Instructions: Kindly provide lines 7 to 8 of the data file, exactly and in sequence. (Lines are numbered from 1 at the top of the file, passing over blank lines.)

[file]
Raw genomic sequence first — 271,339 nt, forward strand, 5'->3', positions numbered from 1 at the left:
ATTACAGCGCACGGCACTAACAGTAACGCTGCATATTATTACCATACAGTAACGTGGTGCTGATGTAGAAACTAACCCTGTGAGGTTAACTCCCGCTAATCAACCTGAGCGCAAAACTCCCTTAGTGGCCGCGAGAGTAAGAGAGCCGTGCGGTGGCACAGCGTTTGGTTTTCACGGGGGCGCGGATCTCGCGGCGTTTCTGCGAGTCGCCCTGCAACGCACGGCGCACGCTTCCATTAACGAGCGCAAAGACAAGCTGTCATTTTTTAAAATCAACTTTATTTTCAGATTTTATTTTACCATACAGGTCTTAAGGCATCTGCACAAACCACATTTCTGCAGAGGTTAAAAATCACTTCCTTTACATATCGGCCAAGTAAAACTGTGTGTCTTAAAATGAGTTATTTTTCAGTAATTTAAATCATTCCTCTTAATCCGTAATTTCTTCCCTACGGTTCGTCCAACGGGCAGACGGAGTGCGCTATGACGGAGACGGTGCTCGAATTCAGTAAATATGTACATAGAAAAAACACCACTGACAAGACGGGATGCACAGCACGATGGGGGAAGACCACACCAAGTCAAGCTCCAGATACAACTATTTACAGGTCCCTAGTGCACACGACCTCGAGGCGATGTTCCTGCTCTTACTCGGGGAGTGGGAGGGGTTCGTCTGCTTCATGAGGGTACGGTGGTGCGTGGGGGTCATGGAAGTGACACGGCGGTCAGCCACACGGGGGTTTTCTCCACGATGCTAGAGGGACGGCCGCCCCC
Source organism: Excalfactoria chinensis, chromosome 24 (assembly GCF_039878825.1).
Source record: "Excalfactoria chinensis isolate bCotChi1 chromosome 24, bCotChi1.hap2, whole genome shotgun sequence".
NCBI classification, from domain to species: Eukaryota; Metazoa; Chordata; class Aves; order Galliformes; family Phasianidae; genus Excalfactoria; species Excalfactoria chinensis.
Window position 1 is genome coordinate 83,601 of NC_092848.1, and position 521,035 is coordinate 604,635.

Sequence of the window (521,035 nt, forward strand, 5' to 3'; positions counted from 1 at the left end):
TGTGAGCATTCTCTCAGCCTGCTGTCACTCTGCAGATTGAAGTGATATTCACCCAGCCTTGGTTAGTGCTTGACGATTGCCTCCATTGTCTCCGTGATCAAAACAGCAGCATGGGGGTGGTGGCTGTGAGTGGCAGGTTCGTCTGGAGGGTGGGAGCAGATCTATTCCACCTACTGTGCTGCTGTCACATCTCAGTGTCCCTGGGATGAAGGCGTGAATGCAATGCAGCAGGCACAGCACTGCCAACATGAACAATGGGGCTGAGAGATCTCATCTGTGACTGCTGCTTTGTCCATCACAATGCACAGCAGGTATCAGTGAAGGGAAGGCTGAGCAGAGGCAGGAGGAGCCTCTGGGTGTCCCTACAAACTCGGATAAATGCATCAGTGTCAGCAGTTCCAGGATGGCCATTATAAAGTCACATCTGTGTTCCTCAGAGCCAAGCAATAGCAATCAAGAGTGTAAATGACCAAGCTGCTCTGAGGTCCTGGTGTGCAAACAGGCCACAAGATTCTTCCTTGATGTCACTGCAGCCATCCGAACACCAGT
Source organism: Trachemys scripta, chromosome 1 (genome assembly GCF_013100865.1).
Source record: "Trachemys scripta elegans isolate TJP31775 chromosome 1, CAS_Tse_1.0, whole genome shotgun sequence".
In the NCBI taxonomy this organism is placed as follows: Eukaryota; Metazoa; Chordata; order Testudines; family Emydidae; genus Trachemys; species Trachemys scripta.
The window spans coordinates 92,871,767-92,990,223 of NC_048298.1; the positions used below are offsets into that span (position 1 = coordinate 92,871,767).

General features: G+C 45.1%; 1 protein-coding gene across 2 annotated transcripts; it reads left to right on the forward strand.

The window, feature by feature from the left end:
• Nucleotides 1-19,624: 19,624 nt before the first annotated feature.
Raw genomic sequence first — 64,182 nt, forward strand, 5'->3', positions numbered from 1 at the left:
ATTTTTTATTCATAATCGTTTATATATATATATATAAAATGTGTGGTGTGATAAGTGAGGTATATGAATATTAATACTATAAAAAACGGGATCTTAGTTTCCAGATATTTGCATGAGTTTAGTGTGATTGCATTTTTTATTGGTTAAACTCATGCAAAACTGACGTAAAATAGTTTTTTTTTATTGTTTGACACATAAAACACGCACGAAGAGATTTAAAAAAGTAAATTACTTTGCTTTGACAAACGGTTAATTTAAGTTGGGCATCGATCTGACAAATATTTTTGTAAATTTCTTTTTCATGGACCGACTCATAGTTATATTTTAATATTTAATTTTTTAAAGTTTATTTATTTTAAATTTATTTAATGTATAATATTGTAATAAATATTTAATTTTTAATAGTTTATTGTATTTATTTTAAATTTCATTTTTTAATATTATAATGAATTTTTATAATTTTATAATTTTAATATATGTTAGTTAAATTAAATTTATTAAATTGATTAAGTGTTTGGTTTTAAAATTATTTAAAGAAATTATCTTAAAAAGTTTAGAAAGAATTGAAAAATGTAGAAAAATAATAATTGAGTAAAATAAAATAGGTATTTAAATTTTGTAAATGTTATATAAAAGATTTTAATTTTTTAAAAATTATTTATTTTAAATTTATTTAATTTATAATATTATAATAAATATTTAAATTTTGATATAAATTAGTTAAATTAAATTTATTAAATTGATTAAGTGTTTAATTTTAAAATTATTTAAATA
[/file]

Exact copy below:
Sequence of the window (521,035 nt, forward strand, 5' to 3'; positions counted from 1 at the left end):
TGTGAGCATTCTCTCAGCCTGCTGTCACTCTGCAGATTGAAGTGATATTCACCCAGCCTTGGTTAGTGCTTGACGATTGCCTCCATTGTCTCCGTGATCAAAACAGCAGCATGGGGGTGGTGGCTGTGAGTGGCAGGTTCGTCTGGAGGGTGGGAGCAGATCTATTCCACCTACTGTGCTGCTGTCACATCTCAGTGTCCCTGGGATGAAGGCGTGAATGCAATGCAGCAGGCACAGCACTGCCAACATGAACAATGGGGCTGAGAGATCTCATCTGTGACTGCTGCTTTGTCCATCACAATGCACAGCAGGTATCAGTGAAGGGAAGGCTGAGCAGAGGCAGGAGGAGCCTCTGGGTGTCCCTACAAACTCGGATAAATGCATCAGTGTCAGCAGTTCCAGGATGGCCATTATAAAGTCACATCTGTGTTCCTCAGAGCCAAGCAATAGCAATCAAGAGTGTAAATGACCAAGCTGCTCTGAGGTCCTGGTGTGCAAACAGGCCACAAGATTCTTCCTTGATGTCACTGCAGCCATCCGAACACCAGT